Arlberg, Austria. Photo: Vernon Deck
How did the Backcountry Awareness Tour come about?
Billy Anderson and I were talking about the future—the team, marketing, and just where snowboarding is going. We talked about the videos, the media, and how a lot of it’s being done in the backcountry. We decided to do a shop promo tour, but instead of just doing appearances I thought it would be good to give people a backcountry awareness presentation, basically a free awareness class. I really wanted to offer something to inspire riders to get on the right track to exploring the mountains safely.
It seems like there are a lot more people heading to the backcountry these days.
For sure, it’s been an evolution. The whole sport has as progressed; the ski industry, everything, people are getting out and doing it. It’s important that people have enough resources and take the initiative to do it safely. We had a really good response from the riders on the tour.
There’s often criticism that snowboarding doesn’t support its legends as much as surfing and skateboarding does. Do you think this is starting to change now?
I like to think so and feel like I’m experiencing it. I’m very fortunate that I’ve been able to continue to ride. I’ve stayed true to riding and it’s coming back around. My career is the best it’s been. There were so many times when I thought it was over. I definitely see snowboarding following the same cycle that skating and surfing has. It’s the youngest of the board sports and it’s maturing into a multi-generational lifestyle.
Southern Sierras, California, 1993. Photo: Wooly
Are brands realizing the value and knowledge that guys like you bring?
I think some are. During the tour I connected with guys who have been snowboarding as long as I have and it’s great to hear their stories. They love riding as much as they did when they saw their first snowboard video. They started as park riders, now they’re backcountry riders, going out on splitboards, and their kids are riding. They’re progressing too… It’s cool to see families riding together. Those are the people, whether they’re pros or whatever, who are lifers. Snowboarding is much more than something you do when you’re young and some of the companies are seeing value in that.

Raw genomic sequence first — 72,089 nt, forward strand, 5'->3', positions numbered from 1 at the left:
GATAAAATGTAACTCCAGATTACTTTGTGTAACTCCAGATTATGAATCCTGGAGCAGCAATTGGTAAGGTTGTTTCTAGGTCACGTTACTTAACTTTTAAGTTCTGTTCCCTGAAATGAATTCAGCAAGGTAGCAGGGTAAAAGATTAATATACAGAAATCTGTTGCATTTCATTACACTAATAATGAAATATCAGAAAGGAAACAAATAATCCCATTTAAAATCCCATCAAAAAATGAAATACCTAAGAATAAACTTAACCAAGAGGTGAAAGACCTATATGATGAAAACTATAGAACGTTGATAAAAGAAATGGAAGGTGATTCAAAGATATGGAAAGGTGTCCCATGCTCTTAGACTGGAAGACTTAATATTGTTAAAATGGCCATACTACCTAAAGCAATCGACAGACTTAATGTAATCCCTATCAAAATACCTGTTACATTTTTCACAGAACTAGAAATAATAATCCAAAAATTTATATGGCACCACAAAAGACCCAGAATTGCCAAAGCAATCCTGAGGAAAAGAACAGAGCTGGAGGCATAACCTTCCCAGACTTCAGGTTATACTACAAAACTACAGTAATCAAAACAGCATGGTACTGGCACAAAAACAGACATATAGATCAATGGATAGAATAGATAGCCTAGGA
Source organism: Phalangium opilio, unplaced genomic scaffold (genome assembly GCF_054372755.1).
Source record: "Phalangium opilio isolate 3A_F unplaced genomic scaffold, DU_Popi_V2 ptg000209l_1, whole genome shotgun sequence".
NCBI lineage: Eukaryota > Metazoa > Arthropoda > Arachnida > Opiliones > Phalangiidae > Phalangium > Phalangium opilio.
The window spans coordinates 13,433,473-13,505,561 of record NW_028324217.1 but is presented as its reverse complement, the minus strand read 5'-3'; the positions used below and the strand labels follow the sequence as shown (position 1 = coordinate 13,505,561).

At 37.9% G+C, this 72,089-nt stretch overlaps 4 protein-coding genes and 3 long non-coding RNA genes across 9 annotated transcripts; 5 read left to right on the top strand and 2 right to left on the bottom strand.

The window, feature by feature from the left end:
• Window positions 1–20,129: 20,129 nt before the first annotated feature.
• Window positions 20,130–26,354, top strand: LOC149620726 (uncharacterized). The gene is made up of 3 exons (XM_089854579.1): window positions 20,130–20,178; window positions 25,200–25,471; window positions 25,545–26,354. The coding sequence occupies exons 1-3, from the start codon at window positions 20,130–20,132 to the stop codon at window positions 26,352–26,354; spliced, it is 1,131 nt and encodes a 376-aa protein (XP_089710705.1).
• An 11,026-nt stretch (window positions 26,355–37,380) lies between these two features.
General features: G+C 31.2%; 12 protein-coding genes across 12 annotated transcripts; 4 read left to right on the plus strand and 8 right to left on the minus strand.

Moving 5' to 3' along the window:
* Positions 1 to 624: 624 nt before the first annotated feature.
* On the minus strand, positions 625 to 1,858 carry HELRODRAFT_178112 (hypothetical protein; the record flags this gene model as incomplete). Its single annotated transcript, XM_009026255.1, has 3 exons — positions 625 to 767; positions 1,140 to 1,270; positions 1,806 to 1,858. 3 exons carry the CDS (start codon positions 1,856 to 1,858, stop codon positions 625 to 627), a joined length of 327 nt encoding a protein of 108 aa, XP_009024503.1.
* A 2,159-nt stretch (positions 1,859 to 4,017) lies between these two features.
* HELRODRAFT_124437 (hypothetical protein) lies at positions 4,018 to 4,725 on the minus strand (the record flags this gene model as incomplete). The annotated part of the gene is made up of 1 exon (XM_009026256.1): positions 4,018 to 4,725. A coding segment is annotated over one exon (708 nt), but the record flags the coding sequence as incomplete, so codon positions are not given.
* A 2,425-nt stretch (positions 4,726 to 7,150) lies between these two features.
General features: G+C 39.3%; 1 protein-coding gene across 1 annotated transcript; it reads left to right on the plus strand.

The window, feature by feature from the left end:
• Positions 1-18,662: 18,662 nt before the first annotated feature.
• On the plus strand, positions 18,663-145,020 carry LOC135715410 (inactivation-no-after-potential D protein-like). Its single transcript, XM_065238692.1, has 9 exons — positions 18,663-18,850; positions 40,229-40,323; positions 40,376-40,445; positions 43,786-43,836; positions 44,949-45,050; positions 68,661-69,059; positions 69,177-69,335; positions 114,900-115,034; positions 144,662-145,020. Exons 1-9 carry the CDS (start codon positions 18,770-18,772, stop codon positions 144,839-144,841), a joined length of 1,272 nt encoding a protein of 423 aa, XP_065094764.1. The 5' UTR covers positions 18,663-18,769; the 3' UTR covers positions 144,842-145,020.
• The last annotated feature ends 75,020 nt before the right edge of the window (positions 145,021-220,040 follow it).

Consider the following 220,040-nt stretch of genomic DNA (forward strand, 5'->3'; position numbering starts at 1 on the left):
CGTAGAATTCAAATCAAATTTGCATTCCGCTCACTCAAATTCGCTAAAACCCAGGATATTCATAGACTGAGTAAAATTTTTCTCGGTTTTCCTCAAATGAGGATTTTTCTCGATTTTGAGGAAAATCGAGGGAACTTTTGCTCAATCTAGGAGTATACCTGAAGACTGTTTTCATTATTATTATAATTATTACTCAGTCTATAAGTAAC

You have your son Mylo now who’s two-and-a-half. How does that feel to introduce him to the world of snowboarding?
It’s the best feeling in the world to see his excitement when we go to the mountain. He’s got a little snowboard and he’ll grab it and want to take a run. I’m not forcing him into it but if he’s feeling it, he’ll say: “Dad, I want to go snowboarding with the guys.” The other day he just grabbed his board and strapped in and out of it all day. I’m really looking forward to sharing this lifestyle with him. I can’t imagine being a kid and growing up around this environment. I didn’t find snowboarding until I was 15-years old.
Nose wheelie in Japan. Photo: Ryan Boyes
What does it take to remain relevant and what keeps you motivated?
Passion, paying dues and progression. I still ride all the time. I haven’t lost that passion. I try to ride every day I can and continue to grow as a rider. Every time it starts snowing I’m checking the weather, constantly monitoring it, doing research and planning the next mission, via tram access, sled or splitboard approach and I’m getting better at understanding how to make the most out of my riding. There’s a lifetime of knowledge to be gained as a backcountry rider and I see infinite potential for exploration and progression. I guess that’s what keeps me motivated.
What’s the future for you?
It’s kind of a work in progress. I want to continue working with Volcom on product development, mentoring the team, contributing wherever I can. We do a shoot pretty much every year here in Jackson so I’m constantly searching for new places to ride. The excitement of discovering and riding new stuff is the biggest thrill I get so I want to keep getting out there and doing it. Basically my dream is to continue to grow as a rider and share it with my friends and teammates. I love the snowboarding community and want to stay involved in it. I keep thinking snowboarding is going to change for me. It’s changed so much in the public’s perception, but for me it’s still the same, just going out in the mountains with my friends and enjoying it. I mean it’s changed a little objective-wise. I’m not going out and doing the gnarliest stuff all the time, or trying to find the biggest jump—now it’s splitboarding, spending time with my family at the resort and meeting up with friends for a session… It’s the lifestyle that I truly love. I’m just trying to raise a family in the mountains and keep the dream alive.